Heavy duty cable soldering?

Forklift connectors soldering.
I have an electric forklift. The two cables that come from the battery array goes into a connection block. On one of the connectors on this the cable has come
loose from the actual metal connector. You can tell the joint has created some heat in the past.
My question how do I solder a heavy study cable back onto the metal connector? The only things I've soldered before are light circuit board stuff. I don't think my little 20Watt solder iron is going to get hot enough as the heavy copper cable will most likely take the heat away faster than I can supply it.
I have a small propane/mapp gas burner torch that can be used for brazing will this be suitable with just normal solder.
Any advice please.
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are these the plastic connector that push together in a straight line ?
I forget the name , but usually they have a straight lug for each cable in the plastic housing
all the ones I have seen were both crimped and soldered
and a map gas type enzymatic will do just fine
use acid free solder though,
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williamhenry wrote:

Anderson connectors.

A fair few of the aftermarket ones are crimped strain relief with a grubscrew clamp for the conductor.
Never been sure of how safe they are for high current (the grubscrew ones that is) - I've been looking at using one to run a 12V winch and don't much fancy sticking 350A through it.
P.
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I've never used these connectors but I have used dinse connectors when making welding cable extensions. These used a grub screw but importantly always had a ferrule to place over the wire so the grub screw bore on the ferrule and didn't damage the wire.
Paul S. Brown wrote:

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What's that Lassie? You say that Paul S. Brown fell down the old rec.crafts.metalworking mine and will die if we don't mount a rescue by Mon, 06 Sep 2004 20:44:17 +0100:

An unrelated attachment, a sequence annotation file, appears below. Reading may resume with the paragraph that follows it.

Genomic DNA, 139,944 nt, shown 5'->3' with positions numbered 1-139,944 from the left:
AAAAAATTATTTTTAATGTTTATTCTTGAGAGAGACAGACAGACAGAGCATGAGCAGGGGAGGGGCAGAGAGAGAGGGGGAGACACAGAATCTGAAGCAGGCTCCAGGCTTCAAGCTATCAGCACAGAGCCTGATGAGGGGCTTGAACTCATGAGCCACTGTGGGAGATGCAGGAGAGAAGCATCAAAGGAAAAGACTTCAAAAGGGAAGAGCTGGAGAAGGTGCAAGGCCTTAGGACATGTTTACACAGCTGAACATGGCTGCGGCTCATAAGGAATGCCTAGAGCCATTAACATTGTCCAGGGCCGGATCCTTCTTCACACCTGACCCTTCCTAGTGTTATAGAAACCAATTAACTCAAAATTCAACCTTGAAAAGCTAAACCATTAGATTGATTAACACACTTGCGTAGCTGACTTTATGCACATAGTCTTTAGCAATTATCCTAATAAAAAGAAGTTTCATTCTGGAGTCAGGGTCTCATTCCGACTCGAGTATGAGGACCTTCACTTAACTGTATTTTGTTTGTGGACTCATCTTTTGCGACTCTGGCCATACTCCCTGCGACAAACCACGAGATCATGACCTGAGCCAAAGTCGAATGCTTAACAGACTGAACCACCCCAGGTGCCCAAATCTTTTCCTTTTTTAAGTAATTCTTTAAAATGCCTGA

I's use a crimped or soldered anderson SB-350 for that. In the forklifts that I drove at my last job, they could take 600 amp peak loads.
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When I do things like this I use an acetlyene/air torch, but the propane one would be just fine. If the heat source is too small you tend to cook the wire insulation because it takes a long time to get things up to temperature. The one thing to watch for is that stranded wire will wick the solder away from the joint if you keep feeding it in.
One way to prevent the capllary action from doing this is to a) place heat shrink tubing over the wire, b) strip it back a bit farther than it needs to be, c) clamp a hemostat or small visegrip on the wire which will prevent the solder from wicking beyond the grabbed region, and then d) slip the tubing over the extra exposed bit and shrink in place after the joint is done. Depending on the size of the wire you might not have any trouble with this however.
Jim
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Clean the components. Coat the metal lug socket and cable with flux. Heat the eye of the connector with a propane flame until solder inserted between the cable and lug begins to flow in. Continue feeding the solder and regulating the heat until joint appears full. Be careful to support the assembly prior to soldering so it can't move while it cools. JR Dweller in the cellar
David Cawkwell wrote:

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On Mon, 06 Sep 2004 19:33:12 GMT, "David Cawkwell"

Anderson Powerpole connectors. http://www.andersonpower.com /

Oh, youbetcha - a 20W iron won't even get it warm. They make soldering irons in the 150W - 200W range that can do it (and even then it will take a while on the 175A and larger sizes) but they look more like a big club.

A propane/air torch should be plenty hot enough, but you don't want to use regular solder, as the Powerpole connector is silver plated. I would use a high percentage silver bearing solder, so if any slops out of the cup and onto the mating area it won't degrade the mating surface too much.
Get a fresh contact terminal and clamp it into a vise with the cup and wire end up to work on it.
I read through the Anderson book a few weeks ago - Ideally, you get a special four-indent crimper and mechanically crimp the wire into the terminal cup before you solder it for best conductivity - that way it can't heat up and come apart. But you don't have to.
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